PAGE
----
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National Theatre, London

Amadeus
5.0Reviewer's Rating

Peter Shaffer’s multi-award winning play first opened at the National Theatre in 1979 and on Broadway in 1980. This revival, directed by Michael Longhurst, is outstanding. It is a riveting production that is both imaginative and totally engrossing.

The fictionalised narrative comes in the form of a deathbed confession by Antonio Salieri, who is six years Mozart’s senior. At the time, Salieri is the all-powerful musician of the Habsburg Court, in Vienna, ‘the City of Slander’, as he hastens to inform his audience. His position, as Court composer, teacher and director of the Italian opera, for the Emperor Joseph II of Austria, gives him the position and power to engineer Mozart’s descent into penury and early death.

Lucian Msamati’s mesmerising performance as Salieri is clearly a man enthralled to the highest ideals of music. From the age of 16, Salieri is possessed by a burning desire to produce ‘absolute music’ and eagerly surrenders himself to what he regards as ‘God’s art’, dedicating himself to the creation of music that will ‘blaze like a comet’ across Europe. In these perfect notes, Salieri hopes to find fame and establish himself as one the greatest composers of all time. Msamati’s intense performance perfectly matches the pitch of Salieri’s passion and shatters beautifully (and punctually) upon the arrival of the young upstart, Mozart.

Amadeus National Theatre Photo Marc Brenner

Photo Marc Brenner

Salieri’s rage drives much of the plot. His fury at Mozart, the ‘filthy creature’, and ‘obscene boy’ – whom Salieri deems utterly unworthy of being God’s chosen conduit to produce divine music – appears unquenchable. Outmatched by the peerless brilliance of Mozart’s perfect musical score, Salieri lets the manuscript slip through his fingers in a climatic moment that registers Salieri’s epiphany: that he may defeat Mozart, the clumsy overgrown child, but he cannot rival the supremacy of Mozart’s music.

Shaffer’s Salieri is truly a tragic hero of Shakespearean dimensions. The audience bears witness to the internal struggle of Salieri’s soul and its total capitulation to relentless and remorseless jealousy. Salieri’s crushing obsession is, like Msamati’s performance, all-consuming. As a result, the audience is as emotionally invested in Salieri’s mission to destroy his talented adversary as he is.

Adam Gillen’s Mozart, bleached blond, and without a wig (even when in the audience of the Emperor), conjures an awkward hyperactive teenager who is somewhat dim-witted in the niceties of social etiquette but is nonetheless a towering musical genius.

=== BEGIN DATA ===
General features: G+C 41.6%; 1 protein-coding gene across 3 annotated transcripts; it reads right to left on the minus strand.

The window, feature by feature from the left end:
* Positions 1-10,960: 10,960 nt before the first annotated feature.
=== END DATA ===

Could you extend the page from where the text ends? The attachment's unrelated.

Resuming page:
Amadeus National Theatre Photo Marc Brenner

Photo Marc Brenner

Adelle Leonce delivers an extremely promising performance as Constance, Mozart’s love and later wife. Matthew Spencer’s Joseph II delightfully projects an intellectually limited Emperor with a touch of youthful humour.

Michael Longhurst’s direction ingeniously integrates the excellent the 20-strong Southbank Sinfonia musicians into Salieri’s unfolding recollection. Dressed in plain black casual outfits, members of the orchestra echo the narrator’s turmoil and moments of triumph.

Chloe Lamfort’s set, together with Jon Clark’s lighting invoke both the conservatism and decadence of 18th-century Vienna. This is an epic production that must not be missed.

  • Drama
  • By Peter Shaffer
  • Director Michael Longhurst
  • Music Director Simon Slater
  • Cast includes: Lucian Msamati, Adam Gillen, Adelle Leonce, Sarah Amankwah, Ekow Quartey, Matthew Spencer
  • National Theatre, London
  • Until 24 April 2018

About The Author

Executive Director

Rivka Jacobson, founder of playstosee.com. Passion for theatre and years spent defending immigrants and asylum seekers in UK courts fuelled her determination to establish a platform for international theatre reviews. Rivka’s aim is to provide people of all ages, from all backgrounds, and indeed all countries with opportunities to see and review a diverse range of shows and productions. She is particularly keen to encourage young critics to engage with all aspects of theatre. She hopes to nurture understanding and tolerance across different cultures through the performing arts.

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